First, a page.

The other tie between Oil-for-Food and al Qaeda, noted by Perelman, ran through another of Saddam's handpicked, Oil-for-Food oil buyers, Swiss-based Delta Services—which bought oil from Saddam in 2000 and 2001, at the height of Saddam's scam for grafting money out of Oil-for-Food by way of under-priced oil contracts. Now shut down, Delta Services was a subsidiary of a Saudi Arabian firm, Delta Oil, which had close ties to the Taliban during Osama bin Laden's heyday in Afghanistan in the late 1990s. In discussions of graft via Oil-for-Food, it has been assumed that the windfall profits were largely kicked back to Saddam, or perhaps used to sway prominent politicians and buy commercial lobbying clout. But that begs further inquiry. There was every opportunity here for Saddam not solely to pocket the plunder, but to send it along to whomever he chose—once he had tapped into the appropriate networks.
Are there other terrorist links? Did Saddam actually send money for terrorist uses through those named by the Forward? Given the more than $100 billion that coursed through Oil-for-Food, it would seem a very good idea to at least try to find out. And while there has been great interest so far in the stunning sums of money involved in this fraud, there has been rather less focus on the potential terrorist connections. While Treasury has been ransacking the planet for Saddam's plunder, there is, as far as I have been able to discover, no investigation so far in motion, or even in the making, focused specifically on terrorist ties in those U.N. lists of Saddam's favored partners.
Indeed, the whereabouts of the full U.N. Oil-for-Food records themselves remain, to say the least, confusing. By some official U.N. accounts, they were all turned over to the Coalition Provisional Authority; by others they were not. A U.N. source explained to me last week that some of the records might be in boxes somewhere on Long Island; yet another says they were sent over to the U.S. Mission to the U.N. Especially crucial, one might suppose, would be the bank records, which should show into which accounts, and where, the Oil-for-Food funds were paid. But what is clear is that no one has so far sat down with access to the full records and begun piecing together the labyrinth of Saddam's financing with an eye, specifically, to potential terrorist ties.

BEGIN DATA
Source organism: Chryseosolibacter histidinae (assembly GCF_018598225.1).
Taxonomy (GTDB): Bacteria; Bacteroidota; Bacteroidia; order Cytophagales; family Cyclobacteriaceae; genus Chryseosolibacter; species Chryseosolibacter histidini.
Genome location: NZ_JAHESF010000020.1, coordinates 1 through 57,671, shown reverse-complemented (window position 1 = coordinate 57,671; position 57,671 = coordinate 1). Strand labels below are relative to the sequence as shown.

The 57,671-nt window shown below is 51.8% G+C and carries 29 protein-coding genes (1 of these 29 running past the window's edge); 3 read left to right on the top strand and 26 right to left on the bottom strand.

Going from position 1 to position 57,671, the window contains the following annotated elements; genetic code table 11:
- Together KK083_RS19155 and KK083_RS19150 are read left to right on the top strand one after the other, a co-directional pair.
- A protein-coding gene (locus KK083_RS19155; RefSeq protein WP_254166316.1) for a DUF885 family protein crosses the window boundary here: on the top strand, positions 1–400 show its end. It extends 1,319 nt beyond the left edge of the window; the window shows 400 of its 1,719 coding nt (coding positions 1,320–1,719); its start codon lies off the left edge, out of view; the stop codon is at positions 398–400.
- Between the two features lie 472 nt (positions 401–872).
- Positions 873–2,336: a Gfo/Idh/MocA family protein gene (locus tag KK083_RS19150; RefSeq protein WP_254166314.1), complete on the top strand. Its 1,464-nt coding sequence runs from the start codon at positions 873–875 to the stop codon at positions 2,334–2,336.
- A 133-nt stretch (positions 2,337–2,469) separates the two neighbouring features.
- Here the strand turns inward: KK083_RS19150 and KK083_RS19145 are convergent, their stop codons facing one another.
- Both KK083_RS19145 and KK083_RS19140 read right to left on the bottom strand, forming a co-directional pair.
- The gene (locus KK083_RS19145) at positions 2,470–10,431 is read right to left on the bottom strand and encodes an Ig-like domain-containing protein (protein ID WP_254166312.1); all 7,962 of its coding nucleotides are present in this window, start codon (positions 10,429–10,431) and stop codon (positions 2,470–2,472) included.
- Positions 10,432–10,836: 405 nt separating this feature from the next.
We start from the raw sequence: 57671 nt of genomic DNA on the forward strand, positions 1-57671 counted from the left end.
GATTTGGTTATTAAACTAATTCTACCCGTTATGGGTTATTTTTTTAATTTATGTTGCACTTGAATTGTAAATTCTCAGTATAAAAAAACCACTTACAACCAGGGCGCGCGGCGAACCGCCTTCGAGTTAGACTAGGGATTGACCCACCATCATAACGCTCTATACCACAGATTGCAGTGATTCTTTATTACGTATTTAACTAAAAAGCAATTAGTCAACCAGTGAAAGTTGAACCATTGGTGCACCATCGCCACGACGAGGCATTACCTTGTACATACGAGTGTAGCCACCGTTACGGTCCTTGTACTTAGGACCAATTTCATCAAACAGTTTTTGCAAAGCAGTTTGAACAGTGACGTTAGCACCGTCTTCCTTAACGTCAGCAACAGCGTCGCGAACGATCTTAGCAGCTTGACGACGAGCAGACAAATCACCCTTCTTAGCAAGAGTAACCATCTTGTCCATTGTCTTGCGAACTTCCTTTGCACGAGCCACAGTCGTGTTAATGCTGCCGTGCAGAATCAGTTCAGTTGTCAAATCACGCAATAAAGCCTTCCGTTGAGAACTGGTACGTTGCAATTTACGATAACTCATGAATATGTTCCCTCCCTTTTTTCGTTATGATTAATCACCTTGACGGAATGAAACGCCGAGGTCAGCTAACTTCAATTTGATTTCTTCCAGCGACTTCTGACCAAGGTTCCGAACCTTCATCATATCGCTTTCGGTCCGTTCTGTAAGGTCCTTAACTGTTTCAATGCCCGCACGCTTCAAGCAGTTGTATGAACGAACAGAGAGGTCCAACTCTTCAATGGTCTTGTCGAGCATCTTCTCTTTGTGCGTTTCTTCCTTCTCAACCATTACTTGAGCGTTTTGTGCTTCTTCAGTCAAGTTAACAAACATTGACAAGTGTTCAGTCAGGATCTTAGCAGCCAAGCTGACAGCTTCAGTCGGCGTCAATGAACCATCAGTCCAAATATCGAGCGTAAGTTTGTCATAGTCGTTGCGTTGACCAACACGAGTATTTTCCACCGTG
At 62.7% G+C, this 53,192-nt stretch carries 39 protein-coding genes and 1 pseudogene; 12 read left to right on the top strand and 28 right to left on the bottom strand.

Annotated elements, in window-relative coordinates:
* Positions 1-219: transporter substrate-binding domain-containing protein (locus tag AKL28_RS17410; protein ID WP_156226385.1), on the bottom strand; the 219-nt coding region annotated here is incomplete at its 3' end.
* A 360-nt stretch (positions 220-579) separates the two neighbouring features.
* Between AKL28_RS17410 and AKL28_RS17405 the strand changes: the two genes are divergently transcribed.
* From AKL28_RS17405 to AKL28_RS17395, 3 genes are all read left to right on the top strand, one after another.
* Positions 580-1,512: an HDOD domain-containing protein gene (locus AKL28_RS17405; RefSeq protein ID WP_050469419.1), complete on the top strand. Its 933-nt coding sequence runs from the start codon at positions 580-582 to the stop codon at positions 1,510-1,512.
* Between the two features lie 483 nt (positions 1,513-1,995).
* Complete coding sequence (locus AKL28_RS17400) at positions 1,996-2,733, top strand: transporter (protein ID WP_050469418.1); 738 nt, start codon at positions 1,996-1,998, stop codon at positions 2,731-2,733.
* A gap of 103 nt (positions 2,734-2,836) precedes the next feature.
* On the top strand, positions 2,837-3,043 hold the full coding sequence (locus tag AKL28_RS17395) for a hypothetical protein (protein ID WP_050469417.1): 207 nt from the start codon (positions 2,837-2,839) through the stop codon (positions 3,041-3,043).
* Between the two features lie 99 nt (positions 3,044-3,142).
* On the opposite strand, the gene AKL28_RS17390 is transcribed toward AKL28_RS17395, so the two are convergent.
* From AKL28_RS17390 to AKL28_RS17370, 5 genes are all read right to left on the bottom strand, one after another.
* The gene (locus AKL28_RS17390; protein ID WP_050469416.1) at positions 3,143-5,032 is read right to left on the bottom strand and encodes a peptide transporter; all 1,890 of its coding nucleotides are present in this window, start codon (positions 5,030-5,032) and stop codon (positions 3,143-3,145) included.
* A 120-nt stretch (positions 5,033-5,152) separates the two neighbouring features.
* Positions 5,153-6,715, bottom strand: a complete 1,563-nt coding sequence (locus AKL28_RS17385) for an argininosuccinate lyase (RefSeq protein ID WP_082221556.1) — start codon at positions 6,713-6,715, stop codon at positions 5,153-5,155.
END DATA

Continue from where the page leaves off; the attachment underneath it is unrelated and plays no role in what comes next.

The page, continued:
If there is a silver lining to all this, it is that those contract lists and bank records could be a treasure trove of information—an insider tour of what Saddam's regime knew about the dark side of global finance. There are plenty of signs that the secret U.N. lists became, in effect, Saddam's little black book (papered over with a blue U.N. label). Though perhaps "little" is not the correct word. The labyrinth was vast. The wisest move by the U.N., the U.S., or any other authority with full access to these records, would be to make them fully public—thus recruiting help from observers worldwide, not least the media, in digging through the hazardous waste left by Oil-for-Food. The issue is not simply how much Saddam pilfered, or even whether he bought up half the governments of Russia and France—but whether, under the U.N. charade of supervision, he availed himself of the huge opportunities to fund carnage under the cover of U.N. sanctions and humanitarian relief. We are way overdue to pick up that trail.
This article appeared on nationalreview.com on April 18, 2004.
Claudia Rosett was formerly an adjunct fellow with the Hudson Institute.